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Mountain States Legal Found. v. Hodel

Citation: 17 ELR 20380
No. No. 82-1485, 799 F.2d 1423/(10th Cir., 08/22/1986) On reh'g en banc

The court holds that failure of the Secretary of the Interior and the Bureau of Land Management (BLM) to control the consumption of forage by wild horses on private lands pursuant to the Wild Free-Roaming Horses and Burros Act (the Act) does not constitute a taking of private property without just compensation under the Fifth Amendment. The court initially reviews the federal trust responsibility for wildlife, including the wild horses and burros protected by the Act, and the numerous wildlife laws enacted that provide for wide-ranging control over activities affecting these species. The court compares the Act to a land use regulation that guarantees the survival of particular species of wildlife. Moreover, the many courts that have considered the issue have generally barred compensation for damage by various protected wildlife. Although a land use regulation may effect a taking if it does not substantially advance legitimate state interests or denies an owner economically viable use of the land, the court holds that neither possibility applies to the case in question. The Act advances the important government interest in preserving the lives and habitats of wild horses and burros. In addition, the Act did not deprive landowners of economically viable uses of their land as a whole, but only diminished the value of their property. The court rejects plaintiffs' argument that the consumption of forage by the wild horses, standing alone, requires just compensation. The Act does not interfere with plaintiffs' investment-backed expectations of using their land to graze cattle. Although the foraging has decreased the value of plaintiffs' property, the reduction is comparable to other cases in which no taking has been found.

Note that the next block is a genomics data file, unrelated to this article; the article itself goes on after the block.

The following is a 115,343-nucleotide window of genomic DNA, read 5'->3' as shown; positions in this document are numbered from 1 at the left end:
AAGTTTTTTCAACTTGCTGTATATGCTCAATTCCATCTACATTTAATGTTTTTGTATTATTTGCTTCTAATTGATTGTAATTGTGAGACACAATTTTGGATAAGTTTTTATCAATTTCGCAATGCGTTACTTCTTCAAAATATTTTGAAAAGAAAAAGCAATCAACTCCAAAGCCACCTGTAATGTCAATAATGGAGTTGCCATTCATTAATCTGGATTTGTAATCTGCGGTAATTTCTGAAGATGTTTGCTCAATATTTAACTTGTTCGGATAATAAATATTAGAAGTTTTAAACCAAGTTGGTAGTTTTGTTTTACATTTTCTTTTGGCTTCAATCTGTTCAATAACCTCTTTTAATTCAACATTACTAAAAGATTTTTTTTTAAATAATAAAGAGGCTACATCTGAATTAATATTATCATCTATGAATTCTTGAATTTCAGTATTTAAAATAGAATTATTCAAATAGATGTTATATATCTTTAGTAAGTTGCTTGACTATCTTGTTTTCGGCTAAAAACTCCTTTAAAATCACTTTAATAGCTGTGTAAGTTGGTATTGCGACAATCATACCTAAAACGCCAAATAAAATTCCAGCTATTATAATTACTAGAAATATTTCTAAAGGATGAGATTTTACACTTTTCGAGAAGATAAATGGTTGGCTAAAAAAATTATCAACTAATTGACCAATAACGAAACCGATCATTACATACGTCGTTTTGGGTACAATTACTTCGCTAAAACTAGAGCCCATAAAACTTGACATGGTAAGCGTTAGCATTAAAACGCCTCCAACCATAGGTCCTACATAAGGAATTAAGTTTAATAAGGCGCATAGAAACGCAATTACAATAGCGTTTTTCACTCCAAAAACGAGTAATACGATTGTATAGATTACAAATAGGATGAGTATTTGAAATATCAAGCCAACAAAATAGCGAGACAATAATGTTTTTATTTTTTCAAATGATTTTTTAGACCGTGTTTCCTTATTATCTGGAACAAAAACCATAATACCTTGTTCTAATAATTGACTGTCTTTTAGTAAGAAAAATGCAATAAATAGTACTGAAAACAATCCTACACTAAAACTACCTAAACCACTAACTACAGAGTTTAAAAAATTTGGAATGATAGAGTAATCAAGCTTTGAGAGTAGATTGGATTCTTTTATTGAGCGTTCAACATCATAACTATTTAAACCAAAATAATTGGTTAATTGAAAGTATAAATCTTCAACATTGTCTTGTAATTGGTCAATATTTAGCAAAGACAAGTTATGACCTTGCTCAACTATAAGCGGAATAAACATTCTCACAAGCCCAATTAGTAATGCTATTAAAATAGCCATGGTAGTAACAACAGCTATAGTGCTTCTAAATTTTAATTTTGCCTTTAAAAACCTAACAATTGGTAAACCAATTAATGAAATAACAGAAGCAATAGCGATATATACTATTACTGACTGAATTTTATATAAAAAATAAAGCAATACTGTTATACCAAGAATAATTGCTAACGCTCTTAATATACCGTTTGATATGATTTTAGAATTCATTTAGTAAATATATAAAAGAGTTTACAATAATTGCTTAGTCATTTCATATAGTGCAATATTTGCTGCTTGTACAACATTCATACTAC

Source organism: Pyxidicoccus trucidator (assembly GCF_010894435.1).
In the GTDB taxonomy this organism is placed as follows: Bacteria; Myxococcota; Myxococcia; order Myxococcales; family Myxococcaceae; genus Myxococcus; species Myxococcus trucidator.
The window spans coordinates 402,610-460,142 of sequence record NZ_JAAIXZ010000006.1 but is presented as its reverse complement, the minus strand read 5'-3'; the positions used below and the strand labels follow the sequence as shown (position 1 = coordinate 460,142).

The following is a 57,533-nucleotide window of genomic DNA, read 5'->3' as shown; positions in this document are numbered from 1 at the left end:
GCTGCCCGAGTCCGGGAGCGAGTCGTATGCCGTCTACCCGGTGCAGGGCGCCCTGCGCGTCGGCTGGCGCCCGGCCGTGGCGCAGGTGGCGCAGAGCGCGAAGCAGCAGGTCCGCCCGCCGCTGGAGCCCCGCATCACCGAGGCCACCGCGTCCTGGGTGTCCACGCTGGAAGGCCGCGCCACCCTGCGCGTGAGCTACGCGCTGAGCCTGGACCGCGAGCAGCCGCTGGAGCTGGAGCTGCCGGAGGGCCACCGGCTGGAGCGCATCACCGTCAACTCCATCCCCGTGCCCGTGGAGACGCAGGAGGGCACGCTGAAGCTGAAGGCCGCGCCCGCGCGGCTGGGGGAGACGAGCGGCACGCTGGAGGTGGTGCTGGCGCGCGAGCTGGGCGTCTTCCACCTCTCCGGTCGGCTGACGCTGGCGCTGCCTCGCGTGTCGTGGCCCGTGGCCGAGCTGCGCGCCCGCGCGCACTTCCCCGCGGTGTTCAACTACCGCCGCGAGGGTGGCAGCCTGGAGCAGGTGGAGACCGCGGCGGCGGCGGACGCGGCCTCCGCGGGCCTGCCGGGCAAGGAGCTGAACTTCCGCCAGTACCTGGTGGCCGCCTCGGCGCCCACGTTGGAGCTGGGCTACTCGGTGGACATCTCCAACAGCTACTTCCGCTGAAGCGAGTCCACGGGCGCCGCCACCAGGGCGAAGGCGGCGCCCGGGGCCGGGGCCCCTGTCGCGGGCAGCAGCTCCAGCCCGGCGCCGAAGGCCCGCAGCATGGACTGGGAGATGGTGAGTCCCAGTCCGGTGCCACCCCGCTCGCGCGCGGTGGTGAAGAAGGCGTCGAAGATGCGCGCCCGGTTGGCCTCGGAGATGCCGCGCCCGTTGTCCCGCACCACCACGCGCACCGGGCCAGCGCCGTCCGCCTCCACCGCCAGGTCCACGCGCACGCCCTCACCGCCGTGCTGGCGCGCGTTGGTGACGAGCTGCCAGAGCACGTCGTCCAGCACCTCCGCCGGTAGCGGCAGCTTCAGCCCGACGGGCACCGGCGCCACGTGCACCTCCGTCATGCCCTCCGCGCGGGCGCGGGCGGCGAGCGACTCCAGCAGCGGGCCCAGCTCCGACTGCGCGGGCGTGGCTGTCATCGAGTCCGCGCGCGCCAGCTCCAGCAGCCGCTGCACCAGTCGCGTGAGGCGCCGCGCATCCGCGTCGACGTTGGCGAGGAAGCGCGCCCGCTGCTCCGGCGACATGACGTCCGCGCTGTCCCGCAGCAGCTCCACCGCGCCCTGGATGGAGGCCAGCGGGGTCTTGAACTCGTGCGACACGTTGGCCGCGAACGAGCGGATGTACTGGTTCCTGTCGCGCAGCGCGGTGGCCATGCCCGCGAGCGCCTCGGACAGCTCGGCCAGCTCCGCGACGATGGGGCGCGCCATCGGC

A dissent would remand the case for further consideration of whether BLM's continued failure to control the horses caused the landowners' loss of forage. Another dissent would remand for reconsideration of BLM's duty to manage wild horses solely on public lands.

[Related opinions are published at 12 ELR 20105 and 14 ELR 20687.]

Counsel for Plaintiffs-Appellants
Constance E. Brooks
Mountain States Legal Foundation
1200 Lincoln St., Suite 600, Denver CO 80203
(303) 861-0244

Counsel for Defendants-Appellees
Donald A. Carr
Land and Natural Resources Division
Department of Justice, Washington DC 20530
(202) 724-7352

Before HOLLOWAY, Chief Judge, and SETH, BARRETT, McKAY, LOGAN, SEYMOUR and MOORE, Circuit Judges.